Many parents may think that they're smart about where they store medications, but we're here to tell you that children are smarter.
According to a study done by Safe Kids Worldwide, almost 60,000 young kids are rushed to the hospital every year after getting their hands on medicine that is not meant for them.
Morag Mackay, director of research for Safe Kids Worldwide said that: “Nine out of 10 parents know that medicine should be stored up and away and out of reach and sight, every time. But we found that 7 out of 10 of them admitted to not doing that.”
We're all guilty of it, and the study revealed that parents leave medication out on kitchen counters, sinks and couches, believing babies and toddlers aren't tall enough or strong enough to reach it.
Unfortunately, they probably can.
“Children as young as a month have ended up in an emergency department because they'd been poisoned by getting into a medicine that was left within reach,” said Morag, which is rather alarming.
The new Safe Kids Worldwide report includes a survey of 2,000 parents with children under age six. While the number of children visiting an emergency department for accidental poisonings has declined since the 2010 peak, the decline has slowed in recent years.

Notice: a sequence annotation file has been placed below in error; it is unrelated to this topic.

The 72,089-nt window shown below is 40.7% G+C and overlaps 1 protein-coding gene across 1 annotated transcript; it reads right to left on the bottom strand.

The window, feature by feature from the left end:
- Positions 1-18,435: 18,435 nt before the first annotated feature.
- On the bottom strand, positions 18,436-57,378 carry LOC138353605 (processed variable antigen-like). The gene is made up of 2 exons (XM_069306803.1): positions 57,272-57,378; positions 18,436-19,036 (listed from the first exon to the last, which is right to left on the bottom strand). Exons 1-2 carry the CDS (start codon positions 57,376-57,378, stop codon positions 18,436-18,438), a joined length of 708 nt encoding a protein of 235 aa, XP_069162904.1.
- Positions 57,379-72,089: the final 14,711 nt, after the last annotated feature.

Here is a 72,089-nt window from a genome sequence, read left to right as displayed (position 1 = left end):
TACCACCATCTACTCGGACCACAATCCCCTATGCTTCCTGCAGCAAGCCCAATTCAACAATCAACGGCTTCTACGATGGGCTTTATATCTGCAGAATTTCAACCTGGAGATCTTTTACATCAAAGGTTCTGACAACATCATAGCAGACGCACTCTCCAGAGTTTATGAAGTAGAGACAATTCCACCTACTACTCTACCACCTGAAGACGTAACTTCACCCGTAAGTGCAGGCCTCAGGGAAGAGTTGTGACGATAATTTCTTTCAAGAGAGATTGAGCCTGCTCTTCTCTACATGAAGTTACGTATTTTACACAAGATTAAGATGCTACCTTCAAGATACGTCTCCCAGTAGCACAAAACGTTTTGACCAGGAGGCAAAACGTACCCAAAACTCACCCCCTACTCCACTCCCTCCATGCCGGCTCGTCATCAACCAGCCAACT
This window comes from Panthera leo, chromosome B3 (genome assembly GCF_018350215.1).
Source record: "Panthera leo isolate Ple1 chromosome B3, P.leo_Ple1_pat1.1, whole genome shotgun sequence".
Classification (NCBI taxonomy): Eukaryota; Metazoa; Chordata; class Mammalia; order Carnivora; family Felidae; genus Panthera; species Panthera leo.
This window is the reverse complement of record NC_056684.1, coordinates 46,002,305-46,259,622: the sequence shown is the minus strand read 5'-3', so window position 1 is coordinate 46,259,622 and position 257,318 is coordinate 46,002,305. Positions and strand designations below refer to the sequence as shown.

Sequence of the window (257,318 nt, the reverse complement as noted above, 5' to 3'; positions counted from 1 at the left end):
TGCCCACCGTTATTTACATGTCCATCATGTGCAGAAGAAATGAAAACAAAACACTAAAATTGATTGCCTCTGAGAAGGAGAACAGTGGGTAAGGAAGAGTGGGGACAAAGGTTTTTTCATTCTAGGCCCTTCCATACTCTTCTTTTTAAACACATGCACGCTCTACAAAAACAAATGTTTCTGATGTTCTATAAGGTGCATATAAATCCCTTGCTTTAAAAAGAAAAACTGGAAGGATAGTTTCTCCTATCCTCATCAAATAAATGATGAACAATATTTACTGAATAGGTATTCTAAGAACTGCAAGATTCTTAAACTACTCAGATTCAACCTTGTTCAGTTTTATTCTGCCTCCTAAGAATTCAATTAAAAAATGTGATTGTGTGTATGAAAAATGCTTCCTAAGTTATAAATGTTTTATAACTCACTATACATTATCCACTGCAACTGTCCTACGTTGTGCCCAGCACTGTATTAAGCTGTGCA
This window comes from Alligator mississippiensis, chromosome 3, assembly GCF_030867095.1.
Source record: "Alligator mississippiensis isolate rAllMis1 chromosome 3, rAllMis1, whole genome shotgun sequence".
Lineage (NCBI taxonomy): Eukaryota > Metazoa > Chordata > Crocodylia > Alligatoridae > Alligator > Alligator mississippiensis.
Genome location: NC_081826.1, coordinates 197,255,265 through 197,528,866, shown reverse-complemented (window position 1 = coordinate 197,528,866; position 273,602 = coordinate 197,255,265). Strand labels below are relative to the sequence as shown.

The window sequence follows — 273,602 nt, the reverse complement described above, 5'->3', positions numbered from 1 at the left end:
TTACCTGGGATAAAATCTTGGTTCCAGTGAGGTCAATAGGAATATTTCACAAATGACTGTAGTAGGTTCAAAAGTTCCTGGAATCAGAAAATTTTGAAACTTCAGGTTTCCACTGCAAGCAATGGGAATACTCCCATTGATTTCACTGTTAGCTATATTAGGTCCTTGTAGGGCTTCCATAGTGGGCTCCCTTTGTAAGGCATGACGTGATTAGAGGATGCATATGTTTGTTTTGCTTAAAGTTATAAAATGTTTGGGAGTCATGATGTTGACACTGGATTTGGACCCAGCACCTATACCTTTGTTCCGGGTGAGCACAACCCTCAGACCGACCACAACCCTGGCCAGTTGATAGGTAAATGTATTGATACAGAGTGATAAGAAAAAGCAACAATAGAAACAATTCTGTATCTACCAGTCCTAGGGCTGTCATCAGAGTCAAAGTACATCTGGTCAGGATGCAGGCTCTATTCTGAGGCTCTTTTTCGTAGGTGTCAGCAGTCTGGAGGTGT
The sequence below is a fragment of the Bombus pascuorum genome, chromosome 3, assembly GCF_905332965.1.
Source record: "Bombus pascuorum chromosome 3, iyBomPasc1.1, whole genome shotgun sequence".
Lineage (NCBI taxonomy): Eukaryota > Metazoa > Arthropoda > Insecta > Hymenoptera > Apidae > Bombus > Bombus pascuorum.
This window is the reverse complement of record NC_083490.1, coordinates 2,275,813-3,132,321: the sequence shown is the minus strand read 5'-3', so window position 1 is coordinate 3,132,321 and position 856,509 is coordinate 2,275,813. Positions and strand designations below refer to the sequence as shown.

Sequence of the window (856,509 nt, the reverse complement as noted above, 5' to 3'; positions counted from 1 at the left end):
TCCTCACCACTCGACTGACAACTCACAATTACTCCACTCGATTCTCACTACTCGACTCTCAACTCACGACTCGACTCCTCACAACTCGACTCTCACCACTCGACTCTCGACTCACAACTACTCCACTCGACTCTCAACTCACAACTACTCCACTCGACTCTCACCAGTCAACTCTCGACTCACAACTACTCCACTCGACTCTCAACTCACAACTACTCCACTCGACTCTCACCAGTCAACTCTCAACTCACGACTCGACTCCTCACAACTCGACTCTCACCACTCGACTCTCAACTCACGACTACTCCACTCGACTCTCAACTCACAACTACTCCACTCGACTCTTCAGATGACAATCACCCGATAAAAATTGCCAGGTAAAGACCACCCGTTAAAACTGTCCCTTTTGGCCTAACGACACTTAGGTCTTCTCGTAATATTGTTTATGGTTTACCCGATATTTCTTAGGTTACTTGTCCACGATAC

Prescription and over-the-counter medications cause the most severe poisonings, but vitamins and supplements can also cause problems.
Thankfully, there are steps that families can take to lower the risk for an accidental medication poisoning, such as:
- Keep all prescription and over-the-counter medicines out of reach and out of sight of children, preferably in a locked container or cabinet
- Remind guests to put purses and bags that might contain medication up high, not on couches or the floor
- Set an alarm on your phone as a reminder to take medication multiple times a day, rather than leaving it on the counter for convenience
It is important to remember that kids can get into places you can’t imagine they’ll get into, so always be vigilant.